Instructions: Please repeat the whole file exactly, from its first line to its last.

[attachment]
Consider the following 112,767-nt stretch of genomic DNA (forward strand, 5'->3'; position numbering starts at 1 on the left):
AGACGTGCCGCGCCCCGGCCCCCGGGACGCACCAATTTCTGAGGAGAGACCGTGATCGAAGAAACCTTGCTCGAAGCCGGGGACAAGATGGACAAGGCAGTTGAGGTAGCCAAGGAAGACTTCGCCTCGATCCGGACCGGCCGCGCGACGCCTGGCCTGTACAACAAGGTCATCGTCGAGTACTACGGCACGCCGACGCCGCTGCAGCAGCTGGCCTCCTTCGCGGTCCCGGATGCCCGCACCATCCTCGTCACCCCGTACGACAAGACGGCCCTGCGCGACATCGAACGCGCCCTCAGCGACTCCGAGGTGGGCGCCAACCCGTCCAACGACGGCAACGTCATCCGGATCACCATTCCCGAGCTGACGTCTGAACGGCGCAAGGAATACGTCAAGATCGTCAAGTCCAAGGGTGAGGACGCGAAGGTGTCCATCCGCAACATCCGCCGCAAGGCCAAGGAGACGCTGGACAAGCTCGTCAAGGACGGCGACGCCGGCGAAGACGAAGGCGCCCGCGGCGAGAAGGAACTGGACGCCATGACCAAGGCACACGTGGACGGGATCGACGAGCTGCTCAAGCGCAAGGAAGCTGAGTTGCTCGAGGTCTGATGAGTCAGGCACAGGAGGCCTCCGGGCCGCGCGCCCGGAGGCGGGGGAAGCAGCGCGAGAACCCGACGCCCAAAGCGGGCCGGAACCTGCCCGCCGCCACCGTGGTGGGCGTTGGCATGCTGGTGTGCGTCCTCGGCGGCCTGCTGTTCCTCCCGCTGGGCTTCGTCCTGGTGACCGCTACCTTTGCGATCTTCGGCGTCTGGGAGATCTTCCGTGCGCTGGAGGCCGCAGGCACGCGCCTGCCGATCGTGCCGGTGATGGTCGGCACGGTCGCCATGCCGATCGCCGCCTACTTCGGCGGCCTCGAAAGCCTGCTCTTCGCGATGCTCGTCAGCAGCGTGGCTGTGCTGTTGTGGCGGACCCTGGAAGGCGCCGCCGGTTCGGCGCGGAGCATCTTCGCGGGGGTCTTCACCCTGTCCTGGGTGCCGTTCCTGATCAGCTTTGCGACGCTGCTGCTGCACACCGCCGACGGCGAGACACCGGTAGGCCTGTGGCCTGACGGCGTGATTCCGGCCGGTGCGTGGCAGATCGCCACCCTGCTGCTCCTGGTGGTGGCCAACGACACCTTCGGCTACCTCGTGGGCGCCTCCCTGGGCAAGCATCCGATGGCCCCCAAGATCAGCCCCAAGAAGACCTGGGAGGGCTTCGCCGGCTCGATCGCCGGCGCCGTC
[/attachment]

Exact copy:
Consider the following 112,767-nt stretch of genomic DNA (forward strand, 5'->3'; position numbering starts at 1 on the left):
AGACGTGCCGCGCCCCGGCCCCCGGGACGCACCAATTTCTGAGGAGAGACCGTGATCGAAGAAACCTTGCTCGAAGCCGGGGACAAGATGGACAAGGCAGTTGAGGTAGCCAAGGAAGACTTCGCCTCGATCCGGACCGGCCGCGCGACGCCTGGCCTGTACAACAAGGTCATCGTCGAGTACTACGGCACGCCGACGCCGCTGCAGCAGCTGGCCTCCTTCGCGGTCCCGGATGCCCGCACCATCCTCGTCACCCCGTACGACAAGACGGCCCTGCGCGACATCGAACGCGCCCTCAGCGACTCCGAGGTGGGCGCCAACCCGTCCAACGACGGCAACGTCATCCGGATCACCATTCCCGAGCTGACGTCTGAACGGCGCAAGGAATACGTCAAGATCGTCAAGTCCAAGGGTGAGGACGCGAAGGTGTCCATCCGCAACATCCGCCGCAAGGCCAAGGAGACGCTGGACAAGCTCGTCAAGGACGGCGACGCCGGCGAAGACGAAGGCGCCCGCGGCGAGAAGGAACTGGACGCCATGACCAAGGCACACGTGGACGGGATCGACGAGCTGCTCAAGCGCAAGGAAGCTGAGTTGCTCGAGGTCTGATGAGTCAGGCACAGGAGGCCTCCGGGCCGCGCGCCCGGAGGCGGGGGAAGCAGCGCGAGAACCCGACGCCCAAAGCGGGCCGGAACCTGCCCGCCGCCACCGTGGTGGGCGTTGGCATGCTGGTGTGCGTCCTCGGCGGCCTGCTGTTCCTCCCGCTGGGCTTCGTCCTGGTGACCGCTACCTTTGCGATCTTCGGCGTCTGGGAGATCTTCCGTGCGCTGGAGGCCGCAGGCACGCGCCTGCCGATCGTGCCGGTGATGGTCGGCACGGTCGCCATGCCGATCGCCGCCTACTTCGGCGGCCTCGAAAGCCTGCTCTTCGCGATGCTCGTCAGCAGCGTGGCTGTGCTGTTGTGGCGGACCCTGGAAGGCGCCGCCGGTTCGGCGCGGAGCATCTTCGCGGGGGTCTTCACCCTGTCCTGGGTGCCGTTCCTGATCAGCTTTGCGACGCTGCTGCTGCACACCGCCGACGGCGAGACACCGGTAGGCCTGTGGCCTGACGGCGTGATTCCGGCCGGTGCGTGGCAGATCGCCACCCTGCTGCTCCTGGTGGTGGCCAACGACACCTTCGGCTACCTCGTGGGCGCCTCCCTGGGCAAGCATCCGATGGCCCCCAAGATCAGCCCCAAGAAGACCTGGGAGGGCTTCGCCGGCTCGATCGCCGGCGCCGTC